Market Performance Overview
- Domestic equities were positive in Q1, with Large Cap stocks finishing +6.17% for the quarter.
- Foreign equities were positive in Q1, returning +3.48% in developed markets and +2.29% in emerging markets.
- Domestic bonds were negative in Q1, returning -3.37%.
- Foreign bonds were negative in Q1, finishing -1.90%.
Following a challenging 2020 and a rocky start to 2021, there is finally light at the end of the tunnel. As we enter the second quarter, the economic landscape is dominated by two surges: a fiscal surge and a vaccination surge. On the fiscal front, the $1.9 trillion American Rescue Plan is estimated to provide $1.2 trillion in additional spending in the economy in just the next 6 months. Most of the money is going to low and middle-income households who have a greater propensity to spend which should further stimulate the economy. On the vaccine front, the United States has made considerable progress in its rollout efforts, with total administered doses climbing to over 100 million and rising at a pace of close to 3 million doses a day. The U.S. rollout is paving a way to end the social distancing recession and the reopening of service sector businesses, factors that are very likely to lead to a powerful pickup in Gross Domestic Product (GDP) growth in the second quarter and later in 2021.
As was the case in 2020, the course of the pandemic should dictate the course for the expansion in 2021. Following the collapse in the second quarter of 2020, economic growth surged in the third quarter and ended the year with a moderate rise in the fourth quarter. Despite this initial strong surge, economic activity has only partially recovered from the collapse and remains far below the previously projected GDP growth. This reflects on the many sectors of the economy that could not fully reopen during the pandemic including travel, leisure, entertainment, and restaurants. The retreating pandemic, coupled with new fiscal support, are priming the economy for a surge over the course of 2021. Growth will be driven by pent up supply and demand in those sectors that have been most impacted by the pandemic. We expect these to reopen quickly, leading to high single digit economic growth in the second half of 2021 and carrying over into 2022. This should push the economy closer to a full recovery and growth thereafter may well retreat closer to the roughly 2% it saw in 2019 at the end of the last long economic expansion.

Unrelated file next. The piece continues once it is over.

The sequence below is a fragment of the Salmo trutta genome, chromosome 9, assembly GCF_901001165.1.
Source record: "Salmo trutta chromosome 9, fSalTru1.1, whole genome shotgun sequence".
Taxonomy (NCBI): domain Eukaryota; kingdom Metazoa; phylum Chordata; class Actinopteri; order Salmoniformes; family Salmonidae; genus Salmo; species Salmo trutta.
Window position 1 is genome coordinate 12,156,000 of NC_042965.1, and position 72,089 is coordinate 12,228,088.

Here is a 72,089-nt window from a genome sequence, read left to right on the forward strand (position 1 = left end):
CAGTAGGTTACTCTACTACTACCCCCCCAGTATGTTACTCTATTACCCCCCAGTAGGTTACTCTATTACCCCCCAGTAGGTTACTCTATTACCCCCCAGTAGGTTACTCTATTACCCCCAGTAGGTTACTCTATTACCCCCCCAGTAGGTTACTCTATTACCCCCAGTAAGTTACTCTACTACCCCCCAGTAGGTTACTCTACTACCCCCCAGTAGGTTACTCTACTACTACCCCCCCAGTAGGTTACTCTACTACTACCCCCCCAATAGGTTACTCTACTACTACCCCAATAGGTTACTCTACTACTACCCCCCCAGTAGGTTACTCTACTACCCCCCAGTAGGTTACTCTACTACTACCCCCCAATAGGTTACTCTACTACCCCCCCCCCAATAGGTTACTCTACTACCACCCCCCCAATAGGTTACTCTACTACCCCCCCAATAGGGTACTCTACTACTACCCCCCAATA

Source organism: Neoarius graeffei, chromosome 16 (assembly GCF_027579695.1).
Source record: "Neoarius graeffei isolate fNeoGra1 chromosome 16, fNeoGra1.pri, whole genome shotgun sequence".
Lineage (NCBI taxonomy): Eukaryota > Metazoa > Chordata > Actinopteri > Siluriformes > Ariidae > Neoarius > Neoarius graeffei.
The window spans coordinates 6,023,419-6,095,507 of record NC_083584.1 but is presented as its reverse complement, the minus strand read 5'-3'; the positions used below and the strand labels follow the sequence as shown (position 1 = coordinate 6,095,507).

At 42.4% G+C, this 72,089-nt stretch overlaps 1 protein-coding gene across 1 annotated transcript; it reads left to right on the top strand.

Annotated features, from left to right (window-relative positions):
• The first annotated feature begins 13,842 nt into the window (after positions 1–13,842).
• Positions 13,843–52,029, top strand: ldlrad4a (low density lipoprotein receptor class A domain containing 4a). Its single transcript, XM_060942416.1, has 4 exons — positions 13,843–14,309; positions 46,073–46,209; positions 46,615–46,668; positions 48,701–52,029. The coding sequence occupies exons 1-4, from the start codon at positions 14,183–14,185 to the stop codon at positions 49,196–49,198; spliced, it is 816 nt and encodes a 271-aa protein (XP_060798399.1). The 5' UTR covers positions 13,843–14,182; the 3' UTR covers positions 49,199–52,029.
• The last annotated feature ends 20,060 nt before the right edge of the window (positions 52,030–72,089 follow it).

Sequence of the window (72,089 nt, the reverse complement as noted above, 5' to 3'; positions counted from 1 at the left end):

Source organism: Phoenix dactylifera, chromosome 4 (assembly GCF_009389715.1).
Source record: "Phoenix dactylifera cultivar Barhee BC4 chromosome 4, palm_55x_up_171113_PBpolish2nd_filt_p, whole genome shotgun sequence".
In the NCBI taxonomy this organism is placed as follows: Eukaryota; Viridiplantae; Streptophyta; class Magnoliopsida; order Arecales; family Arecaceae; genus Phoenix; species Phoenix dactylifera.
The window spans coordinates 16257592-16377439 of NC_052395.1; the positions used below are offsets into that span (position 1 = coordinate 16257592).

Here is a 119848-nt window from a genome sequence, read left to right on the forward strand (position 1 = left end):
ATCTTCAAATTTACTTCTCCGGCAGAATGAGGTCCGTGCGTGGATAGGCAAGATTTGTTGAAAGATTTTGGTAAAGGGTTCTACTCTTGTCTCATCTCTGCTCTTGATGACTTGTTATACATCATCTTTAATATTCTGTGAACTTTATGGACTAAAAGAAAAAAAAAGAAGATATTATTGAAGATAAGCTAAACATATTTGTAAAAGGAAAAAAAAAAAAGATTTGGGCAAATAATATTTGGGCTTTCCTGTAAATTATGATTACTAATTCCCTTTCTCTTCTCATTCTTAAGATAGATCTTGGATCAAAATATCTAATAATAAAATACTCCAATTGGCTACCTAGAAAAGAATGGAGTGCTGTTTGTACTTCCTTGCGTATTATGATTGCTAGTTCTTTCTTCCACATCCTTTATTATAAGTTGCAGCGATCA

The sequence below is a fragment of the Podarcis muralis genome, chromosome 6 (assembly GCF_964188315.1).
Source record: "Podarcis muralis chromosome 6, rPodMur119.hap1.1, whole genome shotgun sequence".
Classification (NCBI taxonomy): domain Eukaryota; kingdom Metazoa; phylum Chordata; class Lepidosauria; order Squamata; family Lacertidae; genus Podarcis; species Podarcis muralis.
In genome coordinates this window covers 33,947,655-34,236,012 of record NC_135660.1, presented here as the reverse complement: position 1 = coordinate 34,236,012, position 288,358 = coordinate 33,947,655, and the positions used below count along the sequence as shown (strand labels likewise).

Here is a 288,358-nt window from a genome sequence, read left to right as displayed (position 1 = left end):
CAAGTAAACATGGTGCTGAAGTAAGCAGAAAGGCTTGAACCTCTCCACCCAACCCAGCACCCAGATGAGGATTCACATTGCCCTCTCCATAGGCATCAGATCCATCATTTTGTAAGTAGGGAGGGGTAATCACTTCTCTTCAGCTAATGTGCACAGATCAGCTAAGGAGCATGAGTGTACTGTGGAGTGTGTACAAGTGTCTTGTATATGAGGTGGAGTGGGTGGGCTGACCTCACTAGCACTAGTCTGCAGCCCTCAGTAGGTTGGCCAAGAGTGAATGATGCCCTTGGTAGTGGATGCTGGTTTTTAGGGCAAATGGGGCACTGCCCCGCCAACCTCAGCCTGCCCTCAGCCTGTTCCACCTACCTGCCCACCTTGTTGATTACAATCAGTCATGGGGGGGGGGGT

While we have many things to look forward to in 2021, there is a looming fear on a rational investor’s mind. Of the projected federal budget in 2021 ($6.9T), about 50% is expected to come from borrowing ($3.4T). This excludes the cost of the Build Back Better infrastructure plan, which is projected to cost roughly $3T if passed, increasing the budget to $9.9T in 2021. This would increase government borrowing to $6.4T, or 65% of the budget. These numbers suggest that the government will hit a new record high debt to GDP ratio by the end of 2021, even higher than the aftermath of WWII. If the government fails to rein in spending over the next few years, we could see significant problems, including inflation, higher interest rates and higher taxes, ultimately setting the stage for an economic relapse. These potential problems should be considered when managing an investor’s portfolio in the years ahead.